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Prehospital trauma management: a national study of paramedic activities
  1. S Sukumaran1,
  2. J M Henry2,
  3. D Beard2,
  4. R Lawrenson3,
  5. M W G Gordon4,
  6. J J O’Donnell5,
  7. A J Gray1
  1. 1Emergency Department, Royal Infirmary of Edinburgh, UK
  2. 2Scottish Trauma Audit Group
  3. 3Scottish Ambulance Service
  4. 4Emergency Department, Southern General Hospital, Glasgow, UK
  5. 5Emergency Department, University College Hospital, Galway, Ireland
  1. Correspondence to:
 Dr S Sukumaran
 Emergency Department, Royal Infirmary of Edinburgh, Old Dalkeith Road, Little France, Edinburgh EH16 4SU, UK;


Objectives: The benefits of prehospital trauma management remain controversial. This study aimed to compare the processes of care and outcomes of trauma patients treated by paramedics, who are trained in advanced prehospital trauma care, with those treated by ambulance technicians.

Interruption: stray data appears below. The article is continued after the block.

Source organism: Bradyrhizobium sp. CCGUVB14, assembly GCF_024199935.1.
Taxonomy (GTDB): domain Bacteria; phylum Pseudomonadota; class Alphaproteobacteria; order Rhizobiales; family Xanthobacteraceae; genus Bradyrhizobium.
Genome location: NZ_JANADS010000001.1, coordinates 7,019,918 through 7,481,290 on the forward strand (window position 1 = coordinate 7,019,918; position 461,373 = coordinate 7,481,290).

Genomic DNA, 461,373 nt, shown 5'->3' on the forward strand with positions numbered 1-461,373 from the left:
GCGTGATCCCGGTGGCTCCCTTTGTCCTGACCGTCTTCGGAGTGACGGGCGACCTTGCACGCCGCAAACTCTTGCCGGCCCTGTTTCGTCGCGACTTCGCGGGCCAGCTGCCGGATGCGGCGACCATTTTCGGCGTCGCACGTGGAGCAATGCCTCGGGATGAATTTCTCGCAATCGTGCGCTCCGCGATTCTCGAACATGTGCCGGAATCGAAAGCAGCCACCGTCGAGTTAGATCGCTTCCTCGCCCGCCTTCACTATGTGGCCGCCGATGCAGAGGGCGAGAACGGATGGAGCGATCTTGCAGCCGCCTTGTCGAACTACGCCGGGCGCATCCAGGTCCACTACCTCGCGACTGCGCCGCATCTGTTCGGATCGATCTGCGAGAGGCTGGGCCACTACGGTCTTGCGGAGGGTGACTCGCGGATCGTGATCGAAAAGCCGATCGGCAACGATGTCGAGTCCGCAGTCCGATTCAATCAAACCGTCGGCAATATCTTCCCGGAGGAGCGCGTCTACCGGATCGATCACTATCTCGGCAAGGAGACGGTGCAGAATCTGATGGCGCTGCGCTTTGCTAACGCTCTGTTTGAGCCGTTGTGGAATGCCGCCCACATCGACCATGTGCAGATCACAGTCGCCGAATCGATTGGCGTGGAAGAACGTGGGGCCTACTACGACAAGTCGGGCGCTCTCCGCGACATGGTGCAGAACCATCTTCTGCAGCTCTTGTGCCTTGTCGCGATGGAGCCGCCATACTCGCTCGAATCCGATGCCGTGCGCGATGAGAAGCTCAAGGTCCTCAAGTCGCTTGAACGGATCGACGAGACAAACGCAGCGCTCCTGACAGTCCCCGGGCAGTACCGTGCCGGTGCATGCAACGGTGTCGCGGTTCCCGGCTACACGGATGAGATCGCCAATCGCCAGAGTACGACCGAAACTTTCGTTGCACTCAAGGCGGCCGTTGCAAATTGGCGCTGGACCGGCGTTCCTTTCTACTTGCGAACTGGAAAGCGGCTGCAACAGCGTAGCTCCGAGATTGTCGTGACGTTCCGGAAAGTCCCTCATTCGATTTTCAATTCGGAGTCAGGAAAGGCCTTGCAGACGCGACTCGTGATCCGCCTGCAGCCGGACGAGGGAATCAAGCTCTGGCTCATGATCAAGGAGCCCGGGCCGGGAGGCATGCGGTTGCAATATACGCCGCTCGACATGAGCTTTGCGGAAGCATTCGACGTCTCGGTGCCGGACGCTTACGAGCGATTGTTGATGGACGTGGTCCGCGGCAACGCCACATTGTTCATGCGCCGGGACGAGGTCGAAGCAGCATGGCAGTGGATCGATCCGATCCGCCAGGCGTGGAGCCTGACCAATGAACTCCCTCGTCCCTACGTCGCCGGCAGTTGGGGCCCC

Methods: A six year prospective study was conducted of adult trauma patients attended to by the Scottish Ambulance Service and subsequently admitted to hospital. Prehospital times, interventions, triage, and outcomes were compared between patients treated by paramedics and those treated by technicians.

Results: Paramedics attended more severely injured patients (16.5% versus 13.9%, p<0.001); they attended a higher proportion of patients with penetrating trauma (6.6% versus 5.7%, p = 0.014) and had longer prehospital times. Patients managed by paramedics were more likely to be taken to the intensive care unit, operating theatre or mortuary, (11.2% versus 7.8%, p<0.001) and had higher crude mortality rates (5.3% versus 4.5%, p = 0.07). However, no difference in mortality between the two groups was noted when corrected for age, Glasgow coma score and injury severity score.